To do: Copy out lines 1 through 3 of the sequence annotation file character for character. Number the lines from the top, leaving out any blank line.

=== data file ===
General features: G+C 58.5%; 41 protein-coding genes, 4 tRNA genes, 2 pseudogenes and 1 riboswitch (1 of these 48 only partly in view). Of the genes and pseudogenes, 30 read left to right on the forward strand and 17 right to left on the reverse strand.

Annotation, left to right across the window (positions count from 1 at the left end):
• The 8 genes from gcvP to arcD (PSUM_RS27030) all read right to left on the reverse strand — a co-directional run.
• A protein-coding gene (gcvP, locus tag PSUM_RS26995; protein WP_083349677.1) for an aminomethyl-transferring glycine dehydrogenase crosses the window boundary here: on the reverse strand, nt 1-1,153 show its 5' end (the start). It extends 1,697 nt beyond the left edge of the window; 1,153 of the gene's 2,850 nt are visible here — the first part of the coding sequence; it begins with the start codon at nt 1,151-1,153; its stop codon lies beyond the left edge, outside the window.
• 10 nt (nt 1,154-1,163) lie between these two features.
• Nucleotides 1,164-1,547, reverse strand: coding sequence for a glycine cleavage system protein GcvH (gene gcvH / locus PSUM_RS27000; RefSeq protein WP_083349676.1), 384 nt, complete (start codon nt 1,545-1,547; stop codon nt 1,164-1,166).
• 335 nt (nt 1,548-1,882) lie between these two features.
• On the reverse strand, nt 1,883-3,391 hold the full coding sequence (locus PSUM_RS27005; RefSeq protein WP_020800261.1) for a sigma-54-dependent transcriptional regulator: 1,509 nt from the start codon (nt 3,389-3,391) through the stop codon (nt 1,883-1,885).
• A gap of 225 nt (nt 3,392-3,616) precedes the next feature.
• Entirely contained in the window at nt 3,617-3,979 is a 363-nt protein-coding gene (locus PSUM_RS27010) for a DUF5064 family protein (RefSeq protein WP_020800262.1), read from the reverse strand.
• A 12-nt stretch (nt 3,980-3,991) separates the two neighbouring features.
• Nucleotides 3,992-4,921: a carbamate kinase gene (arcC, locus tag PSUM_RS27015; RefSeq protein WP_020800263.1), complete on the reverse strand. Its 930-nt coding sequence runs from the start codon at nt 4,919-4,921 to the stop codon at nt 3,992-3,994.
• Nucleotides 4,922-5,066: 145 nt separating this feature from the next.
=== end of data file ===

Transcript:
General features: G+C 58.5%; 41 protein-coding genes, 4 tRNA genes, 2 pseudogenes and 1 riboswitch (1 of these 48 only partly in view). Of the genes and pseudogenes, 30 read left to right on the forward strand and 17 right to left on the reverse strand.

Annotation, left to right across the window (positions count from 1 at the left end):
• The 8 genes from gcvP to arcD (PSUM_RS27030) all read right to left on the reverse strand — a co-directional run.